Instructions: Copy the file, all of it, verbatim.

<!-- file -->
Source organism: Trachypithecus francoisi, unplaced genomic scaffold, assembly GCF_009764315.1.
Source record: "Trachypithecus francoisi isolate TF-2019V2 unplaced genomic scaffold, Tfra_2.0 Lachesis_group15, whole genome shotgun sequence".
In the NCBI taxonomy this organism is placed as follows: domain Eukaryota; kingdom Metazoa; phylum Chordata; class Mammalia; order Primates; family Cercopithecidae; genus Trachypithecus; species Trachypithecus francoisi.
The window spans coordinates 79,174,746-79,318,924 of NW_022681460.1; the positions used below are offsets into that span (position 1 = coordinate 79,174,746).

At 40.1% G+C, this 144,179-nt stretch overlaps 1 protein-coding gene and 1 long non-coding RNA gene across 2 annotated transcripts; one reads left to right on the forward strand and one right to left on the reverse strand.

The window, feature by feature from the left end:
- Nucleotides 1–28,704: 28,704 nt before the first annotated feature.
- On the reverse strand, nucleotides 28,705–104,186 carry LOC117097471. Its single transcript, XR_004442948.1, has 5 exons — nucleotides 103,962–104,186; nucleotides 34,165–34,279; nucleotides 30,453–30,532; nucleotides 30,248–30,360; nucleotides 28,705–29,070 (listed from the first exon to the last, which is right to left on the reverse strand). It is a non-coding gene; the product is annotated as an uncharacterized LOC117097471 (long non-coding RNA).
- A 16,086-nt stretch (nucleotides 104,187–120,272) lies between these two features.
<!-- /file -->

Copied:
Source organism: Trachypithecus francoisi, unplaced genomic scaffold, assembly GCF_009764315.1.
Source record: "Trachypithecus francoisi isolate TF-2019V2 unplaced genomic scaffold, Tfra_2.0 Lachesis_group15, whole genome shotgun sequence".
In the NCBI taxonomy this organism is placed as follows: domain Eukaryota; kingdom Metazoa; phylum Chordata; class Mammalia; order Primates; family Cercopithecidae; genus Trachypithecus; species Trachypithecus francoisi.
The window spans coordinates 79,174,746-79,318,924 of NW_022681460.1; the positions used below are offsets into that span (position 1 = coordinate 79,174,746).

At 40.1% G+C, this 144,179-nt stretch overlaps 1 protein-coding gene and 1 long non-coding RNA gene across 2 annotated transcripts; one reads left to right on the forward strand and one right to left on the reverse strand.

The window, feature by feature from the left end:
- Nucleotides 1–28,704: 28,704 nt before the first annotated feature.
- On the reverse strand, nucleotides 28,705–104,186 carry LOC117097471. Its single transcript, XR_004442948.1, has 5 exons — nucleotides 103,962–104,186; nucleotides 34,165–34,279; nucleotides 30,453–30,532; nucleotides 30,248–30,360; nucleotides 28,705–29,070 (listed from the first exon to the last, which is right to left on the reverse strand). It is a non-coding gene; the product is annotated as an uncharacterized LOC117097471 (long non-coding RNA).
- A 16,086-nt stretch (nucleotides 104,187–120,272) lies between these two features.